Chemical food safety hazards of insects reared for food and feed

Meyer, A.M.; Meijer, N.; Hoek-van Den Hil, E.F.; Van Der Fels-Klerx, H.J.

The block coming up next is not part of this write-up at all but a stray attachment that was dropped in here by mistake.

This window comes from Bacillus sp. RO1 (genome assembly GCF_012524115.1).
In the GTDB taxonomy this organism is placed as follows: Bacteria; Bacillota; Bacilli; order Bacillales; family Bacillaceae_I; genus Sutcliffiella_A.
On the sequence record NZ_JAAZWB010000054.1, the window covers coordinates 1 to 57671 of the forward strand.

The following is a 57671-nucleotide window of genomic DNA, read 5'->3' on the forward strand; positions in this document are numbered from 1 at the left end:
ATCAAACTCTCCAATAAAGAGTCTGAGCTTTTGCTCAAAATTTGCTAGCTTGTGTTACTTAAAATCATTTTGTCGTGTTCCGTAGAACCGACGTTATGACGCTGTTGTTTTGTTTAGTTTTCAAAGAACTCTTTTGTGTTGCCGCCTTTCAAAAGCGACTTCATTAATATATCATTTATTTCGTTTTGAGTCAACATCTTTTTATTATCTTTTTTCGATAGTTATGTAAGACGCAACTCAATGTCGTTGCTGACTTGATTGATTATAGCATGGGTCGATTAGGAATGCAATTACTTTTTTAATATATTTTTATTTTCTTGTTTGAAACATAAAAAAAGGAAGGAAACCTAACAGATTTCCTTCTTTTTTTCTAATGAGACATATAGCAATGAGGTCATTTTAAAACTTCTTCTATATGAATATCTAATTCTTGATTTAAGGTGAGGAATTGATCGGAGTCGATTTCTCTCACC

Insects are a promising future source of sustainable proteins within a circular economy. Proving the safety of insects for food and feed is necessary prior to supplying them to the market. This literature review provides a state-of-the-art overview of the chemical food safety hazards for insects reared for food and feed, focusing mainly on transfer of contaminants from the substrate. Contaminants covered are: heavy metals, dioxins and polychlorinated biphenyls, polyaromatic hydrocarbons, pesticides, veterinary drugs, mycotoxins, and plant toxins. The twelve insect species reported as having the largest potential as feed and food in the EU are included. Transfer and bioaccumulation of contaminants depend on the chemical, insect species, life stage, and source of contaminant (spiked vs natural), as well as the particular substrate and rearing conditions. The heavy metals lead, arsenic, mercury, and cadmium can accumulate, whereas mycotoxins and polycyclic aromatic hydrocarbons (PAHs) seem not to accumulate. Mycotoxins and veterinary drugs could be degraded by insects; their metabolic routes need to be further investigated. Data are generally limited, but in particular for PAHs, plant toxins, and dioxins and dioxin-like polychlorinated biphenyls. Further research on chemical safety of different edible insects is therefore warranted.